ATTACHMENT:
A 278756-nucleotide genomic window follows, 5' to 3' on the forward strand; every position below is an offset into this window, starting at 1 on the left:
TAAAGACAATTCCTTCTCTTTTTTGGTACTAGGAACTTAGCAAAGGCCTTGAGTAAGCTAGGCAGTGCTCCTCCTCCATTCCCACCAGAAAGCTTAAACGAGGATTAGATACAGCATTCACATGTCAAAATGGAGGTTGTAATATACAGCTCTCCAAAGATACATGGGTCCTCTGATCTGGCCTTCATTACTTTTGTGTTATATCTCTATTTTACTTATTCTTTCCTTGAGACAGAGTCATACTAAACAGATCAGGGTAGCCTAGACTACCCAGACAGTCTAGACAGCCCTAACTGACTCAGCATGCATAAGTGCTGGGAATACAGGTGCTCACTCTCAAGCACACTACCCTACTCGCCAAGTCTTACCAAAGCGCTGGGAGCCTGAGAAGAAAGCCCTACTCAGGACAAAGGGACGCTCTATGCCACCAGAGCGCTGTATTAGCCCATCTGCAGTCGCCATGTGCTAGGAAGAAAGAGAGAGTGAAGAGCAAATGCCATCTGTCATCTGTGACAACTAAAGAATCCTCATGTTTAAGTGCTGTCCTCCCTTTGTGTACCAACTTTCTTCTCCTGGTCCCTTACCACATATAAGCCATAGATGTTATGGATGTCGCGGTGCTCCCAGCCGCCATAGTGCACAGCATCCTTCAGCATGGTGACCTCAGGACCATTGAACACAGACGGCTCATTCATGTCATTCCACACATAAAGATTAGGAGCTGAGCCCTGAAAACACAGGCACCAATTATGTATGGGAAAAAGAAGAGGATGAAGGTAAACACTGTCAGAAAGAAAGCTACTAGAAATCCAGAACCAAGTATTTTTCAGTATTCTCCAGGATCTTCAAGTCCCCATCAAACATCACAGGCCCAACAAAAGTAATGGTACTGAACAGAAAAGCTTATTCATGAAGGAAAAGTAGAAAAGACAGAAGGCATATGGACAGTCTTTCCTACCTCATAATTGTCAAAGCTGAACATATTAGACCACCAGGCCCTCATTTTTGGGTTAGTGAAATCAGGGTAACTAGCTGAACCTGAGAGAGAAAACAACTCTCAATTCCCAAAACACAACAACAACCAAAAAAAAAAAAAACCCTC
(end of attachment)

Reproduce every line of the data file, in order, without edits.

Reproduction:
A 278756-nucleotide genomic window follows, 5' to 3' on the forward strand; every position below is an offset into this window, starting at 1 on the left:
TAAAGACAATTCCTTCTCTTTTTTGGTACTAGGAACTTAGCAAAGGCCTTGAGTAAGCTAGGCAGTGCTCCTCCTCCATTCCCACCAGAAAGCTTAAACGAGGATTAGATACAGCATTCACATGTCAAAATGGAGGTTGTAATATACAGCTCTCCAAAGATACATGGGTCCTCTGATCTGGCCTTCATTACTTTTGTGTTATATCTCTATTTTACTTATTCTTTCCTTGAGACAGAGTCATACTAAACAGATCAGGGTAGCCTAGACTACCCAGACAGTCTAGACAGCCCTAACTGACTCAGCATGCATAAGTGCTGGGAATACAGGTGCTCACTCTCAAGCACACTACCCTACTCGCCAAGTCTTACCAAAGCGCTGGGAGCCTGAGAAGAAAGCCCTACTCAGGACAAAGGGACGCTCTATGCCACCAGAGCGCTGTATTAGCCCATCTGCAGTCGCCATGTGCTAGGAAGAAAGAGAGAGTGAAGAGCAAATGCCATCTGTCATCTGTGACAACTAAAGAATCCTCATGTTTAAGTGCTGTCCTCCCTTTGTGTACCAACTTTCTTCTCCTGGTCCCTTACCACATATAAGCCATAGATGTTATGGATGTCGCGGTGCTCCCAGCCGCCATAGTGCACAGCATCCTTCAGCATGGTGACCTCAGGACCATTGAACACAGACGGCTCATTCATGTCATTCCACACATAAAGATTAGGAGCTGAGCCCTGAAAACACAGGCACCAATTATGTATGGGAAAAAGAAGAGGATGAAGGTAAACACTGTCAGAAAGAAAGCTACTAGAAATCCAGAACCAAGTATTTTTCAGTATTCTCCAGGATCTTCAAGTCCCCATCAAACATCACAGGCCCAACAAAAGTAATGGTACTGAACAGAAAAGCTTATTCATGAAGGAAAAGTAGAAAAGACAGAAGGCATATGGACAGTCTTTCCTACCTCATAATTGTCAAAGCTGAACATATTAGACCACCAGGCCCTCATTTTTGGGTTAGTGAAATCAGGGTAACTAGCTGAACCTGAGAGAGAAAACAACTCTCAATTCCCAAAACACAACAACAACCAAAAAAAAAAAAAACCCTC